makeitraincloud.jpg
Natalie Dee
It's not fair: Boeing's new 787 hasn't even gotten the chance to do a second roll-out--this time without the Tom Brokaw narration and

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Today's Economic News: Tough Times for Local Tech, but Superyacht Industry Doing Okay

makeitraincloud.jpg
Natalie Dee
It's not fair: Boeing's new 787 hasn't even gotten the chance to do a second roll-out--this time without the Tom Brokaw narration and worldwide simulcast, etc.--and already people are canceling orders. According to the Seattle Times, Boeing revealed yesterday that it lost 25 orders for the new plane. For the year, that puts the project at 50 canceled planes and 49 new ones--only the canceled planes are worth $5.5 billion and the new orders only $3 billion. At least it's outlived some if its haters.

Nintendo is seeing a slowing of Wii and DS sales--though the company saw profits rise 8.5% last year. Also on the Eastside, online legal and news research giant LexisNexis cut more than 10% of Bellevue workforce. But coin-counting device-maker Coinstar has more coins to count, with revenue up significantly over last year.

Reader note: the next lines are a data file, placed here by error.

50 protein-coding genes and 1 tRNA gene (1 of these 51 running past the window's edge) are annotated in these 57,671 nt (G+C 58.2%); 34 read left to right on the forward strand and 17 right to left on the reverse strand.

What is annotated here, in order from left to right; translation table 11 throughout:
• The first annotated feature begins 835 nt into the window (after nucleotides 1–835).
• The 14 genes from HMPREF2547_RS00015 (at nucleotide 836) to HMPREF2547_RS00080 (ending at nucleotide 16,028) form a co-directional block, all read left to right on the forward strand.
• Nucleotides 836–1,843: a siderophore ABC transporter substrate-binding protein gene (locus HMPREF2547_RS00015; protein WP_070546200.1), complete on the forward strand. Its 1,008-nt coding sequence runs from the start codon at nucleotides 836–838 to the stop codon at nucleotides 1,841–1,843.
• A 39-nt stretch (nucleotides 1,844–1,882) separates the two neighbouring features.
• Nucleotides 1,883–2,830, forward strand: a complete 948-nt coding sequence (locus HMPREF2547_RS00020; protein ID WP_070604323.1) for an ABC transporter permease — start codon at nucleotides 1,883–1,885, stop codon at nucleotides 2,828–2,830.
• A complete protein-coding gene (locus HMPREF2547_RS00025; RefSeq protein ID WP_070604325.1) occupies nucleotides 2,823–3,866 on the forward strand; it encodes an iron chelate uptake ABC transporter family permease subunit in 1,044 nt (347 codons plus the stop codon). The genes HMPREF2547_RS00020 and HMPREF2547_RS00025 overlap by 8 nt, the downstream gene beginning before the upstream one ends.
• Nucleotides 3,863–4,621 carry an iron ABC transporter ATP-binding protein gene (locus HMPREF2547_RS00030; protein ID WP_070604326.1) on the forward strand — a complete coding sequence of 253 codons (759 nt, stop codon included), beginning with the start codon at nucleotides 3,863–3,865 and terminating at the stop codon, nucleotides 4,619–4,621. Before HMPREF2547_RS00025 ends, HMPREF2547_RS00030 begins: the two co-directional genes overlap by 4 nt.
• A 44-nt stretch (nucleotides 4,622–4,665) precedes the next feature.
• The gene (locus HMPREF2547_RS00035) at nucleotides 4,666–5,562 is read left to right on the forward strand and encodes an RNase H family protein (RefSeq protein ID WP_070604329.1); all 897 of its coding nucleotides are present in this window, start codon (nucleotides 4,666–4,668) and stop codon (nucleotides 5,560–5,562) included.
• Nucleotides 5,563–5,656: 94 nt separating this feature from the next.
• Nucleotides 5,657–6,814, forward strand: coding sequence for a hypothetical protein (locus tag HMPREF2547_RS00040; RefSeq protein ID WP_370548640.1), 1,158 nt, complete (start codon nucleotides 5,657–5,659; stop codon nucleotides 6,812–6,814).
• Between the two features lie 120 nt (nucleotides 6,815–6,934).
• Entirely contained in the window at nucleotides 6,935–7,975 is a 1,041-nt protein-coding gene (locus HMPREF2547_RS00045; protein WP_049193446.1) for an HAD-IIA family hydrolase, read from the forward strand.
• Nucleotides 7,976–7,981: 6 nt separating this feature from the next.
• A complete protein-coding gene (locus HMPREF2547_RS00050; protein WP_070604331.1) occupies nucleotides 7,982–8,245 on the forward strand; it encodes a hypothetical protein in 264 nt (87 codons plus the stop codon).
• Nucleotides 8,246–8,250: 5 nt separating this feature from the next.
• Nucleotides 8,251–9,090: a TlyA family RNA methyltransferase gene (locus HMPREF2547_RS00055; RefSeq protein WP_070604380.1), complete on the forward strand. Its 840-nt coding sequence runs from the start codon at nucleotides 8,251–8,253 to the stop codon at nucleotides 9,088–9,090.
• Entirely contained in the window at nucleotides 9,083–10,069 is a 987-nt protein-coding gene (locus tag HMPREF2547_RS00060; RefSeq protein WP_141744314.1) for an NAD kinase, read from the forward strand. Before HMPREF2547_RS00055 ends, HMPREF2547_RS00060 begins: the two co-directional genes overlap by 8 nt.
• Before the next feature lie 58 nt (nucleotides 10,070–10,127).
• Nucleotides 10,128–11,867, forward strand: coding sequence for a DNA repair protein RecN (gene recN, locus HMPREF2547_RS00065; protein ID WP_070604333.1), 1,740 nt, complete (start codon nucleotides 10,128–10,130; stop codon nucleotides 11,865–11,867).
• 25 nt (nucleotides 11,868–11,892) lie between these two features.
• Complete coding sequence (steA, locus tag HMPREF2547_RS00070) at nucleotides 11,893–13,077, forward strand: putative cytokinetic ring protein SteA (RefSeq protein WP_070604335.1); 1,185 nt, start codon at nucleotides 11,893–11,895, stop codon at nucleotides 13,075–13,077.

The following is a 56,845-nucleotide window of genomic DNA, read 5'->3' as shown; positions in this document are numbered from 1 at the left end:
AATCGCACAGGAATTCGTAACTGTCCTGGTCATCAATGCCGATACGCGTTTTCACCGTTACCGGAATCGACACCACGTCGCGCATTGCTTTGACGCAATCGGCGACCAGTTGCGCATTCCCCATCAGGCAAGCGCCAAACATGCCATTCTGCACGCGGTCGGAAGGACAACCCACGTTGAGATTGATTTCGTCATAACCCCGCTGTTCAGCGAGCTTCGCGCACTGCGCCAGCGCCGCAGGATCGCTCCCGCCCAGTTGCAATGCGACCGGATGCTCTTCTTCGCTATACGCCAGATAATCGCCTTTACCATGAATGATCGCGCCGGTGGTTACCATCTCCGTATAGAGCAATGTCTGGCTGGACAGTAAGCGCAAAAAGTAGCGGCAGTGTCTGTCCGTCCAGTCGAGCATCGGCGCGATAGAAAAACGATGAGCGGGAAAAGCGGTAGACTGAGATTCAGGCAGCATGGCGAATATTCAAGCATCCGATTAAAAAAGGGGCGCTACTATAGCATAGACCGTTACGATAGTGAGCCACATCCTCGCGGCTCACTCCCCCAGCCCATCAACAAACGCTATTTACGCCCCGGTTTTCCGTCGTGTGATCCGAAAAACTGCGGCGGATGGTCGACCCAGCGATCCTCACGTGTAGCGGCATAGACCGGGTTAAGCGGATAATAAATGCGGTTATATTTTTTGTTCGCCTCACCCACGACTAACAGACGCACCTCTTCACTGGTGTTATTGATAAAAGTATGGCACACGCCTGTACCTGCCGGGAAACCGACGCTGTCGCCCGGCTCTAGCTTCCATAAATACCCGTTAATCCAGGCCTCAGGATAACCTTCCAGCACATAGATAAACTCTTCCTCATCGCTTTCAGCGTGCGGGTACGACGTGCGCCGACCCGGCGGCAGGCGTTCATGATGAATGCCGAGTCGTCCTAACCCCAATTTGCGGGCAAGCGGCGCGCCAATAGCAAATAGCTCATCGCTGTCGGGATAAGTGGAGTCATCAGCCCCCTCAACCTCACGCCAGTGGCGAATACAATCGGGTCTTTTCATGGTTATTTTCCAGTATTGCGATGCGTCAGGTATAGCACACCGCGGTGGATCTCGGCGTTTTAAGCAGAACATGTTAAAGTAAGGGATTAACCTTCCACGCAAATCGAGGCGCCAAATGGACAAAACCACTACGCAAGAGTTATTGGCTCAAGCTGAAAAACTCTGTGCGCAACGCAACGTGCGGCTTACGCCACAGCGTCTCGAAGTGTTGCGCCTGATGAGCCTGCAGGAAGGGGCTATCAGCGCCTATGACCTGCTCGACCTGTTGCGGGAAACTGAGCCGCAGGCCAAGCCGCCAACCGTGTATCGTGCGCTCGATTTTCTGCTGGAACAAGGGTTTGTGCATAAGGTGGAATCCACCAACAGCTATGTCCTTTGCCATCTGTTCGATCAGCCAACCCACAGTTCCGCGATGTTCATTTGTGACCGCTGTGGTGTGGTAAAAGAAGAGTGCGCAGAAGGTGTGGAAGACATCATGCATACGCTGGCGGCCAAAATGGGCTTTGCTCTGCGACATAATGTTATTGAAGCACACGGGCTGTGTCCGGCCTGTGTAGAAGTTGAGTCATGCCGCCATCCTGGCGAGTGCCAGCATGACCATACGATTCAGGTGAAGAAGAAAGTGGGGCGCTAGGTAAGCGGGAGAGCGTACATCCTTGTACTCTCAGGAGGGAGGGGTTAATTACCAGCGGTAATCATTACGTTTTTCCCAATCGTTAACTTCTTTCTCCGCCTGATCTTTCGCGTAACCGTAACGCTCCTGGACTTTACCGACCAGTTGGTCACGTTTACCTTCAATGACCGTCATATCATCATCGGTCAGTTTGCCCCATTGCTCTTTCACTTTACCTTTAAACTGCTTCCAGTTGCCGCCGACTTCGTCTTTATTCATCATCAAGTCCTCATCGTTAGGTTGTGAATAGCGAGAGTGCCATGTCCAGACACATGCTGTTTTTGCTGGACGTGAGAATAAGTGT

Back on this side of the lake, Jones Soda saw earnings nosedive, as did Real Networks. Things aren't looking so hot at Nordstrom either. Finally, on the retail tip, the collapse of Joe's Sports is being felt all over the place.

Nationally, job losses slowed, though unemployment rose to 8.9%. (For a fascinating and depressing look at local unemployment rates, check out this chart.) And remember those stress tests? The ones the banks made sure weren't too tough? A lot of big banks did okay. To which Paul Krugman says, "(W)hether you actually should feel reassured depends on who you are: a banker, or someone trying to make a living in another profession."

But lest you think things look too bleak, take comfort in this: Washington's superyacht market is doing just fine.

 
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